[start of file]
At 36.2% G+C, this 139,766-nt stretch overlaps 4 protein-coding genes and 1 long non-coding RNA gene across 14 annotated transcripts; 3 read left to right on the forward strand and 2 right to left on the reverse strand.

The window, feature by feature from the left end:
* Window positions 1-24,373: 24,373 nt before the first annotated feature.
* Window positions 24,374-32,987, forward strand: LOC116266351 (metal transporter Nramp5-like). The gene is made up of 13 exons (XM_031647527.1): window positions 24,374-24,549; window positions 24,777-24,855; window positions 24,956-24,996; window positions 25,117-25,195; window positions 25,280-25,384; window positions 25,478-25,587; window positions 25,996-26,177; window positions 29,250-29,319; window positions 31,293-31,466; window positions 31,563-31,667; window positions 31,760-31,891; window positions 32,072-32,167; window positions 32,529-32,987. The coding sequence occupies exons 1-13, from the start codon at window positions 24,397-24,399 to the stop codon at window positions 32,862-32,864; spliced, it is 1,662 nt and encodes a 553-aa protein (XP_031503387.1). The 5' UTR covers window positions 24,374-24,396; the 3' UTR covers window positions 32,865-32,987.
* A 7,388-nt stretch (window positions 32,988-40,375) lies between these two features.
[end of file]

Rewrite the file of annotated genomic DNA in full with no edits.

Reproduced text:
At 36.2% G+C, this 139,766-nt stretch overlaps 4 protein-coding genes and 1 long non-coding RNA gene across 14 annotated transcripts; 3 read left to right on the forward strand and 2 right to left on the reverse strand.

The window, feature by feature from the left end:
* Window positions 1-24,373: 24,373 nt before the first annotated feature.
* Window positions 24,374-32,987, forward strand: LOC116266351 (metal transporter Nramp5-like). The gene is made up of 13 exons (XM_031647527.1): window positions 24,374-24,549; window positions 24,777-24,855; window positions 24,956-24,996; window positions 25,117-25,195; window positions 25,280-25,384; window positions 25,478-25,587; window positions 25,996-26,177; window positions 29,250-29,319; window positions 31,293-31,466; window positions 31,563-31,667; window positions 31,760-31,891; window positions 32,072-32,167; window positions 32,529-32,987. The coding sequence occupies exons 1-13, from the start codon at window positions 24,397-24,399 to the stop codon at window positions 32,862-32,864; spliced, it is 1,662 nt and encodes a 553-aa protein (XP_031503387.1). The 5' UTR covers window positions 24,374-24,396; the 3' UTR covers window positions 32,865-32,987.
* A 7,388-nt stretch (window positions 32,988-40,375) lies between these two features.